When the interview plans fell through, Camera Can’t Lie graciously offered to conduct an interview with me anyway. I was able to chat with singer/guitarist Eric, and pianist Tim about their growing popularity and aspirations before they played Bash on the Farm in Garner, IA.
I want to thank Eric and Tim for talking with me and making this interview possible.
~ How did you get started in Camera Can’t Lie?
E: Tim and I had been playing for about four years in different bands, and this band started up last March with the addition of two new guys from the Twin Cities area in Minneapolis. Then our high school friend that had been playing bass with us, Kyle, joined. That’s how the five piece Camera Can’t Lie kind of started.
~ The band’s fan base has grown considerably since it first started. Has that popularity affected you guys at all?
T: Nothing has really changed and we definitely aren’t famous yet, but we’re still just taking it one step at a time. Being signed isn’t the end of the race. There’s plenty more to do and we still have a lot of work ahead of us.
~ How does it feel to have recently signed with a major label like Atlantic Records?
E: It’s really surreal. It’s a dream come true basically. We feel very blessed and we’re not taking this for granted. We’re certainly happy to get there and now we will hopefully see a lot more progress.
~ What goals pertaining to music have you set to accomplish within the next few years?
E: We’re going to put out a new record, and I guess as a musician and song writer, my number one goal would be to create an album that is timeless. An album that someone can put on and listen to all the way through, from track 1 to track 12, and become something that speaks to them and becomes the soundtrack to their life.
~ As the main songwriter, what is your process for writing the lyrics and melodies?
E: There’s like two different processes; sometimes I’ll be journaling and have something that’s in my heart and I want to say, and that sparks a lyric or an idea for a song, but most of the time I write a song I write the melody and then the lyrics come after. I like to write about experiences that other people have, people that are close to me, because my life is kind of boring and uneventful. I just want to be a voice for other people.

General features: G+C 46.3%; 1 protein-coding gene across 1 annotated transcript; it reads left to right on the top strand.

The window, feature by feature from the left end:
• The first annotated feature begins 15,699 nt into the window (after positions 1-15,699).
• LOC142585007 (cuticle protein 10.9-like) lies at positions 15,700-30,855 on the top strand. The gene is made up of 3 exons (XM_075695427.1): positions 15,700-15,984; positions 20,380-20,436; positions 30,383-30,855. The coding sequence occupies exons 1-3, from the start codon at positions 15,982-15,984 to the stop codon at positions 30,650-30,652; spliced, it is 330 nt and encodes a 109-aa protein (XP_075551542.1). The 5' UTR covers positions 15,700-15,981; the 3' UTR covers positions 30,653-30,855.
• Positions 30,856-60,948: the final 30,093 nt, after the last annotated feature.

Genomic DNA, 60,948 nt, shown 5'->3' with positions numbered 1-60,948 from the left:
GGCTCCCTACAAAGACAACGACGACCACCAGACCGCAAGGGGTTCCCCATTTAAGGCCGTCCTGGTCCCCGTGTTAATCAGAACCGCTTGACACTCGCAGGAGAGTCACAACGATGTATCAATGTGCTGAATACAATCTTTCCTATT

~ What theme would you say runs throughout all of your music?
E: I guess to sum it up would be a theme of hope. There’s so much evil in the world but eventually we hope that with our passion we can achieve something. You can change the world just by showing kindness and love.
~ Do you face any difficulties that come with being in a band?
E: Oh there are tons. People think that it’s really glamorous, but it’s not always. I want to do nothing but play music, and getting on stage is the best feeling I’ve ever experienced in my life, but spending six or eight hours in a van everyday, cramped and eating Taco Bell and Burger King and sleeping on people’s floor is difficult. There are guys that have long distance relationships and I think that relationship can be one of the hardest to maintain while being in a band. We sacrifice a lot to get up and go wherever we’re needed and I spend a lot of time away from home. I miss my family and have to bail on a lot of things, and that sucks, but fortunately there are people in my life that have been very understanding and supportive enough where they know that you still care about them and they would rather you be doing your dreams than sitting at home and playing it safe. We’re taking chances and putting ourselves on the line, and we just feel so blessed. We’re very lucky.
~ For first time listeners of Camera Can’t Lie, what song would you suggest they listen to first and why?
E: Losing You, it’s a song off of our EP last year, and it will be on our new record as well. It’s a song that means a lot to me personally, and it keeps us in check. We’re no one; we’re just some blessed boys. Even after signing with a major record label, nothing has really changed. We’re still the same people, and that song is about not losing sight of that, not losing sight of who you are. Next song I would go with is Dakota. Dakota’s a ballad and we’re a rock band, but it seems to be a fan favorite and it will also be on the new record.
~ Have you met anyone that has acted differently around you solely because you are in a band?
E: Yeah, it happens. It’s kind of weird, we signed the deal and you kind of see three different types of people: There are the people that truly loved you before and support you, it didn’t matter if you were famous or not; people who were your friends and you thought they were your friends and they are no longer, they think you sold out or don’t see you; and the people that want to be your friend all of a sudden and your like, “Dude, I would have been your friend three months ago.” We really don’t feel like we have changed at all, we just feel blessed. We don’t take it for granted and we’re still all about the fans.
~ Did you always aspire to be in a band?
E: When I was a kid I wanted to be a professional baseball player, but once I hit high school I just wanted to write songs and play music. My family is very musical; my mom was a piano and vocal major in college, so I started piano lessons at a very early age. Tim has been playing piano since he has been four, so he and I both wanted this career from the beginning. We weren’t really in it to settle for anything less.
~ Any advice you would like to share with Driven Far Off readers?
E: Take chances and follow your dreams. If you have a passion and you’re willing to make sacrifices and take the punches, stick with it. It doesn’t matter what the situation is financially, where your location is growing up, because everything can be overcome if you have enough drive. Meet as many nice people as you can and make as many friends as you can and just enjoy it along the way.